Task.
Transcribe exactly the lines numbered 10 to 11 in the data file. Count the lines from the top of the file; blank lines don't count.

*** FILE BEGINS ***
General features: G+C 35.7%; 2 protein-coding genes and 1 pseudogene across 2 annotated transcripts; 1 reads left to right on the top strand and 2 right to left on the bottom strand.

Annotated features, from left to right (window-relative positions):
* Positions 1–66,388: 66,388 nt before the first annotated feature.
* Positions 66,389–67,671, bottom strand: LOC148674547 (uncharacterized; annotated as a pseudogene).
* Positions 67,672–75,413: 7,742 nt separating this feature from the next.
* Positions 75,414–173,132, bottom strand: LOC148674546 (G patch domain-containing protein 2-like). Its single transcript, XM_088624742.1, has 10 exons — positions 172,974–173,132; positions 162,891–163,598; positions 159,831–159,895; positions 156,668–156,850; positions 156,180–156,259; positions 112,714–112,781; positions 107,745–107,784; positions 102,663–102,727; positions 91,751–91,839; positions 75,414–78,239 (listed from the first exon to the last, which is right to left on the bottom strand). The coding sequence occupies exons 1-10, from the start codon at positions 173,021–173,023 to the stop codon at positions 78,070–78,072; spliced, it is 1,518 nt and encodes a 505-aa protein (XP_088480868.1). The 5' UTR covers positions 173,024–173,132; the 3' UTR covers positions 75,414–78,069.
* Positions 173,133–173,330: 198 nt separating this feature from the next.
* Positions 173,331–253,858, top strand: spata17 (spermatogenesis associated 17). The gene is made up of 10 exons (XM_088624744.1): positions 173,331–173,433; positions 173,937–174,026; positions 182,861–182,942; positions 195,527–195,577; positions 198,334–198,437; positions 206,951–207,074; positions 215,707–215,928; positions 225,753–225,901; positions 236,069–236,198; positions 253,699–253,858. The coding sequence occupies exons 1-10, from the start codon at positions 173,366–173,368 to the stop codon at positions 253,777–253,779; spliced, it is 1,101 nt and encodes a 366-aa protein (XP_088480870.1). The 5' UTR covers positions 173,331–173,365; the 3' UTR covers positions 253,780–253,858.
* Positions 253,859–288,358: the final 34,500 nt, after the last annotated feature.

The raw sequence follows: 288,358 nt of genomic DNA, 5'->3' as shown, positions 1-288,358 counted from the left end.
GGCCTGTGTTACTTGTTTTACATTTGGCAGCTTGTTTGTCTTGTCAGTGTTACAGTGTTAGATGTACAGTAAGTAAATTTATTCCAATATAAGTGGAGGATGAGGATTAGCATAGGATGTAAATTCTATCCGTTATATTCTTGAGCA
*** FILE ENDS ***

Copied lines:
The raw sequence follows: 288,358 nt of genomic DNA, 5'->3' as shown, positions 1-288,358 counted from the left end.
GGCCTGTGTTACTTGTTTTACATTTGGCAGCTTGTTTGTCTTGTCAGTGTTACAGTGTTAGATGTACAGTAAGTAAATTTATTCCAATATAAGTGGAGGATGAGGATTAGCATAGGATGTAAATTCTATCCGTTATATTCTTGAGCA